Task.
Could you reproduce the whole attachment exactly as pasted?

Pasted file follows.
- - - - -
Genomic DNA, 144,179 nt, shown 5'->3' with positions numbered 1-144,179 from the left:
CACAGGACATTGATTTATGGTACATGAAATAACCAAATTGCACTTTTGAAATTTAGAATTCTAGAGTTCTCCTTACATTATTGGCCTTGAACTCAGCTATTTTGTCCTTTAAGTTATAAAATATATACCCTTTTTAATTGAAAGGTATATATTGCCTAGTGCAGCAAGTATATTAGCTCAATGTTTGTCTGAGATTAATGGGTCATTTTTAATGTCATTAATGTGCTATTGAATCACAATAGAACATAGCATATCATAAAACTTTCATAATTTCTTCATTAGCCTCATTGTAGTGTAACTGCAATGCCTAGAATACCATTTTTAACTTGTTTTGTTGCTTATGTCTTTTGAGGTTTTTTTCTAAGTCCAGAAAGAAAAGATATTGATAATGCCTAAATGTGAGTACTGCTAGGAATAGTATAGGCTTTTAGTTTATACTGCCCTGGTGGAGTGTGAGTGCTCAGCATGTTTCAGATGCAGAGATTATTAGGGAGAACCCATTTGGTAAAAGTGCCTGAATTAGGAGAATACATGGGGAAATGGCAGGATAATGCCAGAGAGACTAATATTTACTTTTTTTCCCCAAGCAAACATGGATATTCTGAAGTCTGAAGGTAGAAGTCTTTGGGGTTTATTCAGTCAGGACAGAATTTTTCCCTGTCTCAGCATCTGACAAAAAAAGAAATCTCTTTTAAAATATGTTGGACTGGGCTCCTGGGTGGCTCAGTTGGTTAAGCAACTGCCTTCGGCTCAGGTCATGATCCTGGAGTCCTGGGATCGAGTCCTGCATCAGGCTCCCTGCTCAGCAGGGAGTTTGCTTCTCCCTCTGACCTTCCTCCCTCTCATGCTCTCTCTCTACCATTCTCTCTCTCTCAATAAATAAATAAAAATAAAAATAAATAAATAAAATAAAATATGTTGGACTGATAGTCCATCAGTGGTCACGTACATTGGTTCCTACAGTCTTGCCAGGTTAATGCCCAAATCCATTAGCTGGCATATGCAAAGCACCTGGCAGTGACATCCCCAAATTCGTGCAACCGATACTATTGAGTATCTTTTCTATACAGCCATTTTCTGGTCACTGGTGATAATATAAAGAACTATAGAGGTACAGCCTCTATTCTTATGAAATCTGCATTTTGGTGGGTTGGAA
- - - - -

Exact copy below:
Genomic DNA, 144,179 nt, shown 5'->3' with positions numbered 1-144,179 from the left:
CACAGGACATTGATTTATGGTACATGAAATAACCAAATTGCACTTTTGAAATTTAGAATTCTAGAGTTCTCCTTACATTATTGGCCTTGAACTCAGCTATTTTGTCCTTTAAGTTATAAAATATATACCCTTTTTAATTGAAAGGTATATATTGCCTAGTGCAGCAAGTATATTAGCTCAATGTTTGTCTGAGATTAATGGGTCATTTTTAATGTCATTAATGTGCTATTGAATCACAATAGAACATAGCATATCATAAAACTTTCATAATTTCTTCATTAGCCTCATTGTAGTGTAACTGCAATGCCTAGAATACCATTTTTAACTTGTTTTGTTGCTTATGTCTTTTGAGGTTTTTTTCTAAGTCCAGAAAGAAAAGATATTGATAATGCCTAAATGTGAGTACTGCTAGGAATAGTATAGGCTTTTAGTTTATACTGCCCTGGTGGAGTGTGAGTGCTCAGCATGTTTCAGATGCAGAGATTATTAGGGAGAACCCATTTGGTAAAAGTGCCTGAATTAGGAGAATACATGGGGAAATGGCAGGATAATGCCAGAGAGACTAATATTTACTTTTTTTCCCCAAGCAAACATGGATATTCTGAAGTCTGAAGGTAGAAGTCTTTGGGGTTTATTCAGTCAGGACAGAATTTTTCCCTGTCTCAGCATCTGACAAAAAAAGAAATCTCTTTTAAAATATGTTGGACTGGGCTCCTGGGTGGCTCAGTTGGTTAAGCAACTGCCTTCGGCTCAGGTCATGATCCTGGAGTCCTGGGATCGAGTCCTGCATCAGGCTCCCTGCTCAGCAGGGAGTTTGCTTCTCCCTCTGACCTTCCTCCCTCTCATGCTCTCTCTCTACCATTCTCTCTCTCTCAATAAATAAATAAAAATAAAAATAAATAAATAAAATAAAATATGTTGGACTGATAGTCCATCAGTGGTCACGTACATTGGTTCCTACAGTCTTGCCAGGTTAATGCCCAAATCCATTAGCTGGCATATGCAAAGCACCTGGCAGTGACATCCCCAAATTCGTGCAACCGATACTATTGAGTATCTTTTCTATACAGCCATTTTCTGGTCACTGGTGATAATATAAAGAACTATAGAGGTACAGCCTCTATTCTTATGAAATCTGCATTTTGGTGGGTTGGAA